What Is 'Moderation Management'?
“Everything in moderation” – a bit of wisdom as old as the Ancient Greeks. Their version, inscribed on the temple at Delphi, was, “Nothing in excess.” Good advice. But for those struggling with alcohol or drugs, “excess” may be closer than it appears.
Moderation management is an idea advanced by some therapists and counselors that separates addiction from problem use, with the idea that these two categories need different types of treatment. Primarily, problem use doesn’t need complete abstinence, while addiction does.
Moderation Management in Practice
Moderation Management (MM), the organization, uses a step procedure but differs dramatically from AA and other step programs in that all steps are to be completed within the first 30 days—and maintaining long-term abstinence is not the goal. For the first month, participants are told to stop drinking completely, and the ability to do so helps separate the problem drinkers from the true addicts. The thinking is that addiction is a behavior that cannot be willfully controlled or stopped, so those who can’t follow the steps without drinking may have an addiction and, while they are free to remain in the program, may want to seek outside help.
Members are also free to pursue complete abstinence if they wish.
The “Steps of Change”
1. Start keeping a diary of your drinking to help learn how your problems with drinking occur.
2. Look at the limits of drinking for moderate drinkers, and some of the practices and attitudes that go with moderate drinking, to get a clear picture of the moderation objective.
3. With that clear picture of what moderation looks like, consider whether moderation or abstinence seems the better objective for you. Also score your problem severity with a self-test, and consider other factors, to see whether moderation would be workable for you.
4. Make an extensive list of the problems drinking has caused you, and the benefits you expect from moderation, to strengthen your resolve.
5. Start on a period of abstinence of 30 days or more, to experience the positives of non-drinking. During this period away from alcohol you can work through some steps to help you achieve moderation:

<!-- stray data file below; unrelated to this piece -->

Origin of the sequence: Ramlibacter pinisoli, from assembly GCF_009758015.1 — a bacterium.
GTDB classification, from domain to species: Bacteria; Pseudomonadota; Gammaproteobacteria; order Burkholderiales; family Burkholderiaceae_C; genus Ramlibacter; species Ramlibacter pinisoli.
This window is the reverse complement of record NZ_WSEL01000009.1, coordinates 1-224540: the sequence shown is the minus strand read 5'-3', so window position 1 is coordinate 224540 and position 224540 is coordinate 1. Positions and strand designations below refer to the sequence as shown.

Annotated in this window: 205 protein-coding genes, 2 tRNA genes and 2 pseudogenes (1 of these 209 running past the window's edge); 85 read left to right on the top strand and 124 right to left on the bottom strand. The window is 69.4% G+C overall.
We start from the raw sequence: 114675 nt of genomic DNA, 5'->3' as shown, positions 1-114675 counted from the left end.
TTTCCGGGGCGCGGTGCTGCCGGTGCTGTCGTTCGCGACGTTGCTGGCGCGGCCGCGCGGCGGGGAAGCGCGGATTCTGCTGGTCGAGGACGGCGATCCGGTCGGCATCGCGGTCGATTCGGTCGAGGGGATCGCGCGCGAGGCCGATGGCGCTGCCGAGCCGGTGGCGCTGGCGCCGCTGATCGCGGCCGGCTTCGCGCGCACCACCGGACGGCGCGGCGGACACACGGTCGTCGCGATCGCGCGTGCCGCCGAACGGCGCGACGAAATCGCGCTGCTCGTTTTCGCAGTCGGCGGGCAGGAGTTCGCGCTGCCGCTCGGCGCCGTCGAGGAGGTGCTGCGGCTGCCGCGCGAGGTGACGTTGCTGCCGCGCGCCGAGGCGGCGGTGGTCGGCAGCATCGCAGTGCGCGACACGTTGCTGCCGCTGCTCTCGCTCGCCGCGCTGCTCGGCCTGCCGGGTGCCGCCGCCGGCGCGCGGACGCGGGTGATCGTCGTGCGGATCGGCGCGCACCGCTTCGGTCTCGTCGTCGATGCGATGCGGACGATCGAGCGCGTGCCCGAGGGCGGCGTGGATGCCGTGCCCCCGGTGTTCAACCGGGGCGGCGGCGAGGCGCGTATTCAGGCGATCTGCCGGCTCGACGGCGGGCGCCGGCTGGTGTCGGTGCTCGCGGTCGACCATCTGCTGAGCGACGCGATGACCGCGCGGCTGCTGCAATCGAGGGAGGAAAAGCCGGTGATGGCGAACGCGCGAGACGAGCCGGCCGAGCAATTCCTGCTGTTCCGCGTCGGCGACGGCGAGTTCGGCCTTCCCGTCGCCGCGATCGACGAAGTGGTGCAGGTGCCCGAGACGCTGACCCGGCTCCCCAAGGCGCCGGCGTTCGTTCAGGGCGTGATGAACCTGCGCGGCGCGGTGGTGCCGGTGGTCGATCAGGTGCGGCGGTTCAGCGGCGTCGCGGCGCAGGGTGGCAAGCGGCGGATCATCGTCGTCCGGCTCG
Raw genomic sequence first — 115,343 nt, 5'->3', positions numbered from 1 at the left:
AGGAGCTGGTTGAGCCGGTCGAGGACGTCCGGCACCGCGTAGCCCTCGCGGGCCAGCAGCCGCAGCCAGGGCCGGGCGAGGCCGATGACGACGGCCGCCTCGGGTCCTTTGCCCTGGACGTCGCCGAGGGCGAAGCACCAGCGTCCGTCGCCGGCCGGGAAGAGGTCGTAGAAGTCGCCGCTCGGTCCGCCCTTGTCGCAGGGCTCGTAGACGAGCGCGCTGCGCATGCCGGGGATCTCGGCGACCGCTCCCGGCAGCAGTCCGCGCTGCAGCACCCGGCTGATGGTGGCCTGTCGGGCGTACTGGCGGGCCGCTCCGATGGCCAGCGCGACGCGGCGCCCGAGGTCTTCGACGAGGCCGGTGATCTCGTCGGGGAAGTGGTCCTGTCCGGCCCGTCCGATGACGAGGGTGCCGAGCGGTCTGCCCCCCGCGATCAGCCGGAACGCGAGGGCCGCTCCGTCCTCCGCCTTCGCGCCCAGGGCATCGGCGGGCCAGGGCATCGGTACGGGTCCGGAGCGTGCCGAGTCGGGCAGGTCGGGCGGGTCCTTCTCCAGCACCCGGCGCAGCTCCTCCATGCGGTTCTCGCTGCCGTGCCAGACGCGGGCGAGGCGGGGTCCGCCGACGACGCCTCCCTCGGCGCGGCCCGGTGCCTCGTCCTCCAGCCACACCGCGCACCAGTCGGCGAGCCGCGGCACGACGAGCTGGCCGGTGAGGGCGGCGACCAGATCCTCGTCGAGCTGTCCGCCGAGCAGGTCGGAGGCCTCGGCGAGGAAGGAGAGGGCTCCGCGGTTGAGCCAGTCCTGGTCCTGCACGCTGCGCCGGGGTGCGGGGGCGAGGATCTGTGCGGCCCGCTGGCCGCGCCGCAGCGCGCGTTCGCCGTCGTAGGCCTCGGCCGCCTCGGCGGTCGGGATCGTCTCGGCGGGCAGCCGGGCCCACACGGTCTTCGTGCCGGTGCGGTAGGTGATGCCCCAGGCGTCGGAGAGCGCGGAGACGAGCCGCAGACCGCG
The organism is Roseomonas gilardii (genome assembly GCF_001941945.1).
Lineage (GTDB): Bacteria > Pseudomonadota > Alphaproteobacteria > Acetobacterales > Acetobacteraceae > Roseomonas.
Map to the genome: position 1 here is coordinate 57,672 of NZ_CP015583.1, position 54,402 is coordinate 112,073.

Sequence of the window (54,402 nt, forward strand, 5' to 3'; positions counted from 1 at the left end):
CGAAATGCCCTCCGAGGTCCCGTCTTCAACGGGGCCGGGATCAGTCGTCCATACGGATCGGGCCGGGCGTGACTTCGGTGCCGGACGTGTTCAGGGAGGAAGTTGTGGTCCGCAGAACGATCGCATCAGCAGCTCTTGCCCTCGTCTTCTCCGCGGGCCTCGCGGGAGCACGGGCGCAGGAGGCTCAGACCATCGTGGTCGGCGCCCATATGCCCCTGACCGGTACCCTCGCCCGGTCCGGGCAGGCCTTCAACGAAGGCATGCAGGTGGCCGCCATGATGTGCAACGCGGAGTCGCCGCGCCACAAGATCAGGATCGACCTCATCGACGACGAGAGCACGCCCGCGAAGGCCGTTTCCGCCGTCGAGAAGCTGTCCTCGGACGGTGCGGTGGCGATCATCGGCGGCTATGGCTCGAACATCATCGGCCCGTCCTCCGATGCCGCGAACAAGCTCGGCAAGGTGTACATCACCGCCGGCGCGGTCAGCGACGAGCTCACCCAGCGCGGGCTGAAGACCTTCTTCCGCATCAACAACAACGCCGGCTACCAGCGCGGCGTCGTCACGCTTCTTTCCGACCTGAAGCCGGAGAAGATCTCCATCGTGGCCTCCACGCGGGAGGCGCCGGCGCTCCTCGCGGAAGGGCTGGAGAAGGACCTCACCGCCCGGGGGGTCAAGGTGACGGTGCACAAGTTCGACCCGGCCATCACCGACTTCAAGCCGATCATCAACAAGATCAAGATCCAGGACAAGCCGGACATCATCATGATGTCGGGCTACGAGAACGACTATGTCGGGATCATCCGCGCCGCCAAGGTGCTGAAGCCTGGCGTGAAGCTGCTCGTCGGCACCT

- a. Learn skills for avoiding drinking on occasions when you choose not to drink.
- b. Learn skills to control drinking on occasions when you do drink.
- c. Identify the key triggers that lead you to over-drink, and develop means to neutralize those triggers.
- d. Develop your own personal rules that will keep your drinking moderate.
- e. Identify and start new spare-time activities that will displace drinking in your life.
6. At the end of your period of abstinence, you can start drinking again cautiously, being mindful of your limits and personal rules for drinking. Maintain a high degree of attention to your drinking during this period, including keeping a diary.
7. If and when you have slips, do a post-mortem to see what went wrong, and change your personal drinking guidelines if necessary.
Along with these basic steps, support groups are available as well as many other materials. More can be found at the MM website.
What the Experts Say
Perhaps surprisingly, treatment professionals are not dead set against moderation in their patients. A recent survey (November 2012) showed that about half of treatment professionals would approve of some alcohol use in some of their patients. This is twice as many as answered the same way in a survey done 20 years previously.
The benefits of moderation over complete abstinence come primarily from patient acceptance. It is estimated that up to 90% of problem drinkers do not seek help and this is at least partially because they do not wish to stop drinking completely, they only want to cut down and manage the behavior. For this segment of the drinking community, programs that require complete abstinence ask too much. Some worry they won’t be able to stay alcohol-free, others fear they may actually be an alcoholic and don’t want the stigma of a formal identification. Others try an abstinence program and quickly drop out.
Allowing management, as opposed to abstinence, shifts the dynamic away from “all drinking is harmful” and closer to that of other social problems, like overeating or spending too much time on any activity.
The primary criticism of MM is that those who are least able to make clear decisions are determining the course of the treatment. Alcoholics Anonymous and others are very familiar with the kind of denial that alcoholics are capable of.
They point out that all alcoholics want to drink and want to find a way to both drink and not have the dire consequences. According to AA, for the alcoholic, this simply isn’t possible. In AA, there is no category of “problem drinker.” Either someone is an alcoholic or they are not. In fact, one critical step in AA is admitting to being an alcoholic, with all that the label entails. Problems with alcohol are indicative of alcoholism and nothing else.
To meet this criticism, MM offers tools to help self diagnose. They are also not against having a professional involved. MM also recognizes that their methods will not fit everyone and that some should pursue abstinence instead of moderation.